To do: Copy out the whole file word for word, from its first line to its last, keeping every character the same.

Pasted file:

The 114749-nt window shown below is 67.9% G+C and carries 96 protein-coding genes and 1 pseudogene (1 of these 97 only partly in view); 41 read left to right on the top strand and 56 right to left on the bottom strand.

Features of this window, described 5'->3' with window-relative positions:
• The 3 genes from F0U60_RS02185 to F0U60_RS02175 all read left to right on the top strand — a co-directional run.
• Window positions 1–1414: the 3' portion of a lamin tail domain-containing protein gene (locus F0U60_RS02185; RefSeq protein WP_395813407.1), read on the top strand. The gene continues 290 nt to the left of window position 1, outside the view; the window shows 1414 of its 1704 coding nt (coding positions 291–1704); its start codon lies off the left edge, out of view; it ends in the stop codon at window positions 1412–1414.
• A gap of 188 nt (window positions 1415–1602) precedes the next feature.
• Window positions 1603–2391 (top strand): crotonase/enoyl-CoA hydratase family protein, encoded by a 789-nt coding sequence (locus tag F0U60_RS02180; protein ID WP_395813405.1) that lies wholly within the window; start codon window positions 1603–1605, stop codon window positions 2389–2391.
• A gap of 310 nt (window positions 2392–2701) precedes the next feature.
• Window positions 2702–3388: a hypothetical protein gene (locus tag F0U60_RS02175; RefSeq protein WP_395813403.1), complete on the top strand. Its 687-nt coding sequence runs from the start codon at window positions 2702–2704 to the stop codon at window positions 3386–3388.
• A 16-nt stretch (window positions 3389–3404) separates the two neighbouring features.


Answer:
The 114749-nt window shown below is 67.9% G+C and carries 96 protein-coding genes and 1 pseudogene (1 of these 97 only partly in view); 41 read left to right on the top strand and 56 right to left on the bottom strand.

Features of this window, described 5'->3' with window-relative positions:
• The 3 genes from F0U60_RS02185 to F0U60_RS02175 all read left to right on the top strand — a co-directional run.
• Window positions 1–1414: the 3' portion of a lamin tail domain-containing protein gene (locus F0U60_RS02185; RefSeq protein WP_395813407.1), read on the top strand. The gene continues 290 nt to the left of window position 1, outside the view; the window shows 1414 of its 1704 coding nt (coding positions 291–1704); its start codon lies off the left edge, out of view; it ends in the stop codon at window positions 1412–1414.
• A gap of 188 nt (window positions 1415–1602) precedes the next feature.
• Window positions 1603–2391 (top strand): crotonase/enoyl-CoA hydratase family protein, encoded by a 789-nt coding sequence (locus tag F0U60_RS02180; protein ID WP_395813405.1) that lies wholly within the window; start codon window positions 1603–1605, stop codon window positions 2389–2391.
• A gap of 310 nt (window positions 2392–2701) precedes the next feature.
• Window positions 2702–3388: a hypothetical protein gene (locus tag F0U60_RS02175; RefSeq protein WP_395813403.1), complete on the top strand. Its 687-nt coding sequence runs from the start codon at window positions 2702–2704 to the stop codon at window positions 3386–3388.
• A 16-nt stretch (window positions 3389–3404) separates the two neighbouring features.